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Early cancer diagnoses plummeted in England during Covid pandemic


The number of people being diagnosed with cancer early in England has plummeted during the Covid pandemic, sparking fears that many will only be treated when it is too late to save them.

Official figures show a third fewer cancers were detected at stage one, when the chances of survival are highest, in the early months of the pandemic than during the same months a year before.

Cancer experts fear that the figures, which have been collected by Public Health England’s National Cancer Registration and Analysis Service, mean thousands of people have the disease but have not yet started treatment because of “a shift to later diagnosis”. They urged anyone with possible symptoms of the disease to get them checked out immediately.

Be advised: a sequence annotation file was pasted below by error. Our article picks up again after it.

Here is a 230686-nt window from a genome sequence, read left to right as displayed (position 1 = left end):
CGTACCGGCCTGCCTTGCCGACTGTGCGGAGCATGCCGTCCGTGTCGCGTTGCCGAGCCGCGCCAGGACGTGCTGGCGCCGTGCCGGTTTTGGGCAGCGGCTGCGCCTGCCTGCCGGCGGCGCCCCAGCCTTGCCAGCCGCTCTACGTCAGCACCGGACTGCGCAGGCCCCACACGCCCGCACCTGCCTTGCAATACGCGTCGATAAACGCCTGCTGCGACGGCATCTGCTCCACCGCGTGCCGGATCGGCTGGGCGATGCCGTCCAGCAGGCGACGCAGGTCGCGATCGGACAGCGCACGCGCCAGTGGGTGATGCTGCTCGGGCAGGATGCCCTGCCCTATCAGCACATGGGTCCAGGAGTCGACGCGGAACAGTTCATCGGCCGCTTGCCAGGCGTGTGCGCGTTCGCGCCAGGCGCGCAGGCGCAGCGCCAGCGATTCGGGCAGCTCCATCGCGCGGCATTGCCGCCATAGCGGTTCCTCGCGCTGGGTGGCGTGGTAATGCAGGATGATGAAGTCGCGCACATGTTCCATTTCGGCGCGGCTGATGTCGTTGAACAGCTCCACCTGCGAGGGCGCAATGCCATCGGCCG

“While it’s fantastic that Covid rates are dropping and lockdown is easing, the knock-on impact of the pandemic on cancer care cannot be overstated,” said Steven McIntosh, the executive director of advocacy and communications at Macmillan Cancer Support. “We are likely to be dealing with Covid’s long shadow for many years to come.”

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Source: The Guardian, 5 May 2021

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